"Using CORE, we can quantitatively determine exactly how much of every metabolite is being consumed or released on a per-cell, per-hour basis," said co-first author Mohit Jain, a postdoctoral fellow in the Mootha laboratory. "We can now start to derive flux or transport of nutrients into or out of the cell."

The team applied CORE profiling to the NCI-60, a collection of 60 cancer cell lines that have been studied by the scientific community for many decades. Data about drug sensitivity, the activity of genes and proteins, rates of cell division, and much more are publicly available for these cell lines, which represent nine tumor types. The team's compendium of information about metabolites has also been made publicly available.

One of the most striking results of the new data is how the pattern of glycine consumption relates to the speed of cancer-cell division. In the slowest dividing cells, small amounts of glyine are released into the culture media. But in cancer cells that are rapidly dividing, glycine is rapaciously consumed. The researchers note that very few metabolites have this unusual pattern of "crossing the zero line," meaning that rapidly dividing cancer cells consume the metabolite while slowly dividing cells actually release it.

"The metabolic activities that enable cancer cells to proliferate quickly or slowly are poorly understood," said Jain. "But across these 60 cell lines, we clearly see this association between how fast cells are dividing and how much glycine they are taking up."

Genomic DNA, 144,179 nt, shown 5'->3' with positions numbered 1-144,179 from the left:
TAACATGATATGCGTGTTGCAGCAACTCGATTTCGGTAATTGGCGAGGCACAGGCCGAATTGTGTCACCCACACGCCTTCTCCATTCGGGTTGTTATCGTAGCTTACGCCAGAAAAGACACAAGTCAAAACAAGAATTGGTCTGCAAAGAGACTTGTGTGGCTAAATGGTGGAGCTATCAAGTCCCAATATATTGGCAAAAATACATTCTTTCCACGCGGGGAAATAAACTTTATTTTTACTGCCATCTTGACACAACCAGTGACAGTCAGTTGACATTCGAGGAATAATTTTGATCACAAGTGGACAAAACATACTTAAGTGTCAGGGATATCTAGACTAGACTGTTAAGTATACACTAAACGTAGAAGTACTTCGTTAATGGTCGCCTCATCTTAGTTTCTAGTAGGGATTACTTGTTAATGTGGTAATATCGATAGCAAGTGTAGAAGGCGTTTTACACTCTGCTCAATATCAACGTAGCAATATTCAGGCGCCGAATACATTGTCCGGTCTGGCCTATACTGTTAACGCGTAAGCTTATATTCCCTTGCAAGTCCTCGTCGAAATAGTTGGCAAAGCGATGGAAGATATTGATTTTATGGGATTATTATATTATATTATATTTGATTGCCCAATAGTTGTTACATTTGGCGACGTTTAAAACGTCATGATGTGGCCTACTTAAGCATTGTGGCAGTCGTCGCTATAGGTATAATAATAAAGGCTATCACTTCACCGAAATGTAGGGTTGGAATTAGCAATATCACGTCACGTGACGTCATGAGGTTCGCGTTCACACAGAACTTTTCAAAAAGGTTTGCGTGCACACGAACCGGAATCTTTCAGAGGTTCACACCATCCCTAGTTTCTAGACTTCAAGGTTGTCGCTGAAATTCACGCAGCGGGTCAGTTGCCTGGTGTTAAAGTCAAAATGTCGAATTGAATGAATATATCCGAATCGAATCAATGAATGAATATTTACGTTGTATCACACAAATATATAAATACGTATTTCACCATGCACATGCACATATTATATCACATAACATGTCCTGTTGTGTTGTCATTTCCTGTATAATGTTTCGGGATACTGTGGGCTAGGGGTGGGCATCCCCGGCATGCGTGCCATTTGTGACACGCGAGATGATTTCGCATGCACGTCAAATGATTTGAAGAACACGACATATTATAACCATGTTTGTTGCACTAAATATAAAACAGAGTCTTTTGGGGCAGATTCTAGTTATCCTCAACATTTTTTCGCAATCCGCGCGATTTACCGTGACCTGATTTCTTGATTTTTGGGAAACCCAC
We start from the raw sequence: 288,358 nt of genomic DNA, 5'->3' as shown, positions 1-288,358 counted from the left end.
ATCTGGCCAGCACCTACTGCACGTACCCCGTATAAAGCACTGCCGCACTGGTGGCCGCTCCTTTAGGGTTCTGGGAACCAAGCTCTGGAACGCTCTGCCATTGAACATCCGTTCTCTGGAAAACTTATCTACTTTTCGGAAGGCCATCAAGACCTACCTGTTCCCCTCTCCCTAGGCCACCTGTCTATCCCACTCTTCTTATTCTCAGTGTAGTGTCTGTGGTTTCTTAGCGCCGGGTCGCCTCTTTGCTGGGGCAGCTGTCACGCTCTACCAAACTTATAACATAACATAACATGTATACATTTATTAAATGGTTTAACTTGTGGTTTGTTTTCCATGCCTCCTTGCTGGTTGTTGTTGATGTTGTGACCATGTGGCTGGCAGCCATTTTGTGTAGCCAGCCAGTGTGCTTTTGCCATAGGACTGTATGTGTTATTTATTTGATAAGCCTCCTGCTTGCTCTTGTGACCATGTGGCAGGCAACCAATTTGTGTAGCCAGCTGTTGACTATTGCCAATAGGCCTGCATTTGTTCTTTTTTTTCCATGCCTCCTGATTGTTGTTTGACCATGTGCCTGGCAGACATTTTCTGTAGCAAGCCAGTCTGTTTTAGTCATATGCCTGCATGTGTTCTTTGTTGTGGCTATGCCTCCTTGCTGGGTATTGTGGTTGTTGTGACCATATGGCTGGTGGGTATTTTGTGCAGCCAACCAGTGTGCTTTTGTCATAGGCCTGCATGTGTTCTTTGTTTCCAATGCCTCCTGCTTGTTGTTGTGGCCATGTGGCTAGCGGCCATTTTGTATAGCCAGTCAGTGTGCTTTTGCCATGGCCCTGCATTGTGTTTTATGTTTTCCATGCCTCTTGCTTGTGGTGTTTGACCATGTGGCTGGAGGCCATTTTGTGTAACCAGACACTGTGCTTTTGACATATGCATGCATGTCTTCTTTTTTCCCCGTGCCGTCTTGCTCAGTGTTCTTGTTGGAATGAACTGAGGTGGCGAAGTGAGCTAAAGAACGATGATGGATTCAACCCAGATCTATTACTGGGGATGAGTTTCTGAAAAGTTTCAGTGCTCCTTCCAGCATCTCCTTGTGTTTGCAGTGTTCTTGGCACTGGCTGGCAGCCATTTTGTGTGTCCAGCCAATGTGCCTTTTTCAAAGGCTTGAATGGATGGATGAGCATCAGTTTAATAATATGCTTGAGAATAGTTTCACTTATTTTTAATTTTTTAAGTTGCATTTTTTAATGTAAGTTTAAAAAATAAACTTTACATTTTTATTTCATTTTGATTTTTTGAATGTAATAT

"The CORE method is a kind of screening effort," said co-first author Roland Nilsson, who completed his postdoctoral work in the Mootha laboratory and is now at the Karolinska Institute. "It's a way of searching for metabolic activities that might be interesting. You can take those and proceed to other experiments to validate."

In addition to looking for metabolites that correlated with rates of cell division, the team also looked at the expression of almost 1,500 metabolic enzymes. Enzymes required for biosynthesis of glycine within the mitochondria were among the most highly correlated.

"We have two independent methods -- metabolite profiling as well as gene expression profiling -- both of which point to glycine metabolism as being important for rate of proliferation," said Mootha.

To further validate and understand these results, the team observed what happened when the cancer cells were deprived of glycine, both by removing it from the media and by blocking the enzymes involved in glycine metabolism. In both cases, the fast dividing cancer cells slowed down, but the slower growing cancer cells were unaffected.